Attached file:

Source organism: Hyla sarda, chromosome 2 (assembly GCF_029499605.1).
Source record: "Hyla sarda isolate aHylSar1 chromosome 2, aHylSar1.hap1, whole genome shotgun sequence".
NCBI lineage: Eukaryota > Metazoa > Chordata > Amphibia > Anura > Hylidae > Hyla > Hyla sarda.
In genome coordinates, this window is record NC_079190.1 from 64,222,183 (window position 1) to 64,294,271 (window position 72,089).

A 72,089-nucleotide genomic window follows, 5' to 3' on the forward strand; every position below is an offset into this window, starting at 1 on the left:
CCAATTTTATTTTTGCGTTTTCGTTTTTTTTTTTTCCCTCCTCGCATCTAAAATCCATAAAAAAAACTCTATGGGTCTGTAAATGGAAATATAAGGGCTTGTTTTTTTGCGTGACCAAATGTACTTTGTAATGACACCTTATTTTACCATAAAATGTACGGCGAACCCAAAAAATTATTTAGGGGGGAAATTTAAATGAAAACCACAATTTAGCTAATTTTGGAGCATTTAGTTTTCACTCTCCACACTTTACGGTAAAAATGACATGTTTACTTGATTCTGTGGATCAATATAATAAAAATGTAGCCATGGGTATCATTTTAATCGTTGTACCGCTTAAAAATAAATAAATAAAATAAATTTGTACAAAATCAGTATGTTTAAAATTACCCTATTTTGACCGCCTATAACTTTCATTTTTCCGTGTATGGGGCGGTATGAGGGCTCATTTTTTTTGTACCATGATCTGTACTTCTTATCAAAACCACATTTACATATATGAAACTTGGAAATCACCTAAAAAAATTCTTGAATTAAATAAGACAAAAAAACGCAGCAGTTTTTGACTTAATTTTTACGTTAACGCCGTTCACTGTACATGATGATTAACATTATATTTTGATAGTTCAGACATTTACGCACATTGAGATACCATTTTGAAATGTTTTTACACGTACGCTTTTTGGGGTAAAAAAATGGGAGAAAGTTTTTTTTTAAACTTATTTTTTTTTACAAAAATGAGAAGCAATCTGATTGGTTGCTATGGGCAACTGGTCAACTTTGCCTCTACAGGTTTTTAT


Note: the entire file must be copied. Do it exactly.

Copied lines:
Source organism: Hyla sarda, chromosome 2 (assembly GCF_029499605.1).
Source record: "Hyla sarda isolate aHylSar1 chromosome 2, aHylSar1.hap1, whole genome shotgun sequence".
NCBI lineage: Eukaryota > Metazoa > Chordata > Amphibia > Anura > Hylidae > Hyla > Hyla sarda.
In genome coordinates, this window is record NC_079190.1 from 64,222,183 (window position 1) to 64,294,271 (window position 72,089).

A 72,089-nucleotide genomic window follows, 5' to 3' on the forward strand; every position below is an offset into this window, starting at 1 on the left:
CCAATTTTATTTTTGCGTTTTCGTTTTTTTTTTTTCCCTCCTCGCATCTAAAATCCATAAAAAAAACTCTATGGGTCTGTAAATGGAAATATAAGGGCTTGTTTTTTTGCGTGACCAAATGTACTTTGTAATGACACCTTATTTTACCATAAAATGTACGGCGAACCCAAAAAATTATTTAGGGGGGAAATTTAAATGAAAACCACAATTTAGCTAATTTTGGAGCATTTAGTTTTCACTCTCCACACTTTACGGTAAAAATGACATGTTTACTTGATTCTGTGGATCAATATAATAAAAATGTAGCCATGGGTATCATTTTAATCGTTGTACCGCTTAAAAATAAATAAATAAAATAAATTTGTACAAAATCAGTATGTTTAAAATTACCCTATTTTGACCGCCTATAACTTTCATTTTTCCGTGTATGGGGCGGTATGAGGGCTCATTTTTTTTGTACCATGATCTGTACTTCTTATCAAAACCACATTTACATATATGAAACTTGGAAATCACCTAAAAAAATTCTTGAATTAAATAAGACAAAAAAACGCAGCAGTTTTTGACTTAATTTTTACGTTAACGCCGTTCACTGTACATGATGATTAACATTATATTTTGATAGTTCAGACATTTACGCACATTGAGATACCATTTTGAAATGTTTTTACACGTACGCTTTTTGGGGTAAAAAAATGGGAGAAAGTTTTTTTTTAAACTTATTTTTTTTTACAAAAATGAGAAGCAATCTGATTGGTTGCTATGGGCAACTGGTCAACTTTGCCTCTACAGGTTTTTAT